Per la libertà di movimento, per i diritti di cittadinanza

The Intersection between Climate Justice and Freedom of Movement, a Boundless Struggle against Fortress Europe

Report of the workshop at the Venice Climate Camp by Melting Pot and the Alto Vicentino Balkan Routes Collective

Photo credit: Carmen Sabello (The problem is the border)

Venice Climate Camp – In the workshop proposed by Melting Pot Europa and the Alto Vicentino Balkan Routes Collective we placed freedom of movement as a necessary claim in the fight for climate and social justice. Above all, we talked about how to unite struggles that sometimes seem not to overlap, yet are in opposition to the same capitalist model, manifest in different forms and spaces but with the same mechanisms of domination, hierarchization and exploitation. In fact, today Europe’s borders are a place where the brutal expression of these mechanisms takes shape, as shown by the extreme levels of violence, and the systemic suspension of the rule of law. Frontiers can therefore be thought as zones of sacrifice, extending a concept usually restricted to the environmental debate. They are delimited spaces produced by the same system of death that places profit before our lives, and sacrifices bodies, lands and ecosystems.After addressing the issue of intersectionality, we moved on to describe in more detail the European policies of militarization and externalization of borders, in particular focusing on the Balkan context. We defined push-back, and we discussed how Frontex’s role in coordinating border police not only in Europe but also in external countries is growing, as well as that of large companies (i.e. Leonardo) that make profits in the sale of high-tech military and control devices. We discussed in-depth the evolution of control techniques, now based not only on drones and sensors but also on the collection of biometric data, photographs and personal information from social networks-according to a design to improve the efficiency and integration of European databases, previously fragmented between individual states and different agencies. We then linked the technical information to the narration of stories of people encountered during our experiences in the region, in the attempt to give a tangibile example and subjectivity to notions that otherwise risk remaining statistics.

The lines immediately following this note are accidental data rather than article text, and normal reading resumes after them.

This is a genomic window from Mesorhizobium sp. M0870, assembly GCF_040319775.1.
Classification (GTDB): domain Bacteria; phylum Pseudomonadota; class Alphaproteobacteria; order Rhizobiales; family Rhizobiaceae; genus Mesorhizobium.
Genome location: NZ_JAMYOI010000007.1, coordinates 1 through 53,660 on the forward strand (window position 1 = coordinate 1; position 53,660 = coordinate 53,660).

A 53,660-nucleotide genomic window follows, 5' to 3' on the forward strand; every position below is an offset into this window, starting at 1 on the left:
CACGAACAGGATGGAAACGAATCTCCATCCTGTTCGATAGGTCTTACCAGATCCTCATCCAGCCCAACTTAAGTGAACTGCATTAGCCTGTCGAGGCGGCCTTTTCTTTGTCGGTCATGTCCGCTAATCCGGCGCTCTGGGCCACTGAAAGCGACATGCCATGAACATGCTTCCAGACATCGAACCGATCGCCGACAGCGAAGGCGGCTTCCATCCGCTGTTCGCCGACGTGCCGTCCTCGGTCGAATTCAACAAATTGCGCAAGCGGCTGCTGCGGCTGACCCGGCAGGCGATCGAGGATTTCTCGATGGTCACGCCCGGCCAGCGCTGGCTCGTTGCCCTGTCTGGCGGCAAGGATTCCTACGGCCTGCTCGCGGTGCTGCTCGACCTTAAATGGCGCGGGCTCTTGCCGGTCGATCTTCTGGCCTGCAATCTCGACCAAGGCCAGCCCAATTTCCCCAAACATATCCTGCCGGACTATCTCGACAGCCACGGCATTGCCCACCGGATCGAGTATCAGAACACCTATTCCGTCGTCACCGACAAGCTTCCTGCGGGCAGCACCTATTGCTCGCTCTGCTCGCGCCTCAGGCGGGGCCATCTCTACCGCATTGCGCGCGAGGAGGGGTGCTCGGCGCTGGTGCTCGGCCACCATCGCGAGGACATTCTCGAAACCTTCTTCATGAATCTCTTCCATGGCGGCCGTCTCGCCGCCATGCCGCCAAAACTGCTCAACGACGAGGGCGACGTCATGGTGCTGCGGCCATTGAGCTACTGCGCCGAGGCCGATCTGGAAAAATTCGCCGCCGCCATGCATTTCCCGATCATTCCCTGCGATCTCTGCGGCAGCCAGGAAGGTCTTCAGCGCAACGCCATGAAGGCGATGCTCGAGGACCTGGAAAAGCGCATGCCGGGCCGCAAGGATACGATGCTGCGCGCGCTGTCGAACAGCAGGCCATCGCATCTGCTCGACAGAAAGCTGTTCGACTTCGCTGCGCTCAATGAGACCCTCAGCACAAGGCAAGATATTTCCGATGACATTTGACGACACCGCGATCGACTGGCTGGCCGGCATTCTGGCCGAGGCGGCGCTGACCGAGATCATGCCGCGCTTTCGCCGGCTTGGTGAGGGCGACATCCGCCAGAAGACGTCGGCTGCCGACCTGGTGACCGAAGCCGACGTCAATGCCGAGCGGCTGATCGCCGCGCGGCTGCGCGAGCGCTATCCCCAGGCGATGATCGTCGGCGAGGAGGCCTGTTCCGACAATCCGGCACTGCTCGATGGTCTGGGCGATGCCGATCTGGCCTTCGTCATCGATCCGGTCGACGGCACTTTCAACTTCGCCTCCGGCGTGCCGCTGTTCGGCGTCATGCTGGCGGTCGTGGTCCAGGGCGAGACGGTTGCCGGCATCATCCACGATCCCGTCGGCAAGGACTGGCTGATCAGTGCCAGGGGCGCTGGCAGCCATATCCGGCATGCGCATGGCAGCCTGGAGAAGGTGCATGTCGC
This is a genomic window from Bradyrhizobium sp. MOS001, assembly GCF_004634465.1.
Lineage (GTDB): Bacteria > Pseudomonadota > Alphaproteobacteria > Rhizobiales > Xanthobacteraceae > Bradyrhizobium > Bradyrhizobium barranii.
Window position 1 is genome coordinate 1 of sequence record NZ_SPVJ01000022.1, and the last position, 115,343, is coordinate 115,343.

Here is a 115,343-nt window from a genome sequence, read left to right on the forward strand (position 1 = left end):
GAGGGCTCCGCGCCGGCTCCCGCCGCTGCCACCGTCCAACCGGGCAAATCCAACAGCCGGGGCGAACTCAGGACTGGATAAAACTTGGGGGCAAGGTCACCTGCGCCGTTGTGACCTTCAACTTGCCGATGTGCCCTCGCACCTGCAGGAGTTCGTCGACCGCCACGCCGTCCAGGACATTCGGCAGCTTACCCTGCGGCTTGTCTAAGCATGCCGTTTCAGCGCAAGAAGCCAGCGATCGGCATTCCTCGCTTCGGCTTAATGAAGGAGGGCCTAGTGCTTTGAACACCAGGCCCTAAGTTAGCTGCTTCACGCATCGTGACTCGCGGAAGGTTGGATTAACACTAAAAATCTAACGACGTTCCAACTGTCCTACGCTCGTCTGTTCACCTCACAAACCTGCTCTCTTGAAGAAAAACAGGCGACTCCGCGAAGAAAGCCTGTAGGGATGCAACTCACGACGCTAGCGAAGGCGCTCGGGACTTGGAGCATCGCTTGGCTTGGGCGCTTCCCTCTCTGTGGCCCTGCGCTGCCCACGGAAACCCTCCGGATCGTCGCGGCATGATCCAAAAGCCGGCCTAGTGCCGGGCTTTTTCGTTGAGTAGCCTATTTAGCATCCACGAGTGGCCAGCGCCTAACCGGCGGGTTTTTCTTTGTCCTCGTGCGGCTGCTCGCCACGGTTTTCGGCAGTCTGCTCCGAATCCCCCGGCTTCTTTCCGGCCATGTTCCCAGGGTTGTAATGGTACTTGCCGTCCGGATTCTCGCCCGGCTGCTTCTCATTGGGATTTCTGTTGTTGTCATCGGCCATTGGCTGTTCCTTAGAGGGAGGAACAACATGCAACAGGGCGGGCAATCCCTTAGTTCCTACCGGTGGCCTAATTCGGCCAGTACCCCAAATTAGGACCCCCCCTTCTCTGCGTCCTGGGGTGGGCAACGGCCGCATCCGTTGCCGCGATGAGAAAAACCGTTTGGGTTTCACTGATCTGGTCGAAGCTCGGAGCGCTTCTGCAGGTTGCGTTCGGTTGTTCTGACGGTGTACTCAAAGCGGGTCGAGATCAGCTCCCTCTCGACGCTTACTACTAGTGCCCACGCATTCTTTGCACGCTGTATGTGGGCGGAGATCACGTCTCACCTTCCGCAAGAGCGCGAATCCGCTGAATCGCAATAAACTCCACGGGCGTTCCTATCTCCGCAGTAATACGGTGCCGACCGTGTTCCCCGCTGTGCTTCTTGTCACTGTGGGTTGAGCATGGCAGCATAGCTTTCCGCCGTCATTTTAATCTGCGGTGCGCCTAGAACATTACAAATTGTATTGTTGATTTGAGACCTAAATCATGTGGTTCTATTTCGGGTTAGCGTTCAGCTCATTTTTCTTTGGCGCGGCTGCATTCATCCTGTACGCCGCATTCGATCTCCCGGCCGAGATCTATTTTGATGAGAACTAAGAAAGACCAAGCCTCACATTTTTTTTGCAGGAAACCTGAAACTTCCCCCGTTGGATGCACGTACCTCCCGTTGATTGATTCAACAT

We continued the workshop by analyzing the multiplicity of the border system, which sees only one of its aspects in the militarization of borders. In fact, the asylum system itself is a colonial device of selection between “real and false migrants”, a way of categorizing people according to Western criteria by Western people, who claim the power to decide on the life of others. We paid particular attention to the emergence of the “camp”, as shape and structure that is being increasingly used both at internal and external borders, as structures of geographical restriction and detention of people. Examples of this being Greek hotspots, Libyan concentration camps, and CPRs in Italy. We also talked about the colonial genealogy of the “camp”, which in its essence is a producer and reproducer of differences between those who must / can be interned and those who don’t. Subsequently, we discussed the role of universities and foundations such as MED-OR (by Leonardo) which finance research functional to the border regime, as in the case of the collaboration of the Polytechnic of Turin with Frontex, and promote mobility and exchanges for “excellent” researchers and students from North Africa and the Middle East – in the context of the global race for talent, as written in the European Pact for Migration and Asylum. Once again, we all noted the differentiality of freedom of movement, defined by its functionality for capital.

Finally we discussed the practices of the no border struggle, starting from the experience of the Collective, which in recent months has been carrying out solidarity projects in Bihac and Subotica, respectively in Bosnia and Serbia. We emphasized the radical nature of care work and of supporting people’s movement across borders, as well as the importance of building horizontal relationships that prefigure the borderless society we are fighting for. We cited some examples of mobilizations carried out in the first person by people on the move, especially in the so-called “containment countries”, to dismantle the narrative of “depoliticized migrants” and highlight the importance of supporting the self-organization of grass roots struggles and build joint battles. Among the examples we found, the recent protests by the inhabitants of Eleonas Camp in Athens, who have been resisting the eviction of the last city camp for months, and the refugee movements in Libya and Tunisia, which for months have garrisoned the UNHCR offices in Tripoli and Tunis, suffering the violent repression of local authorities and international institutions that should instead protect it.

The morning ended by emphasizing the urgency of acting intersectionality in the same conflict, which holds together the different lines of oppression and converges the struggles by building ever wider spaces of resistance and autonomy, at the borders as well as in our territories.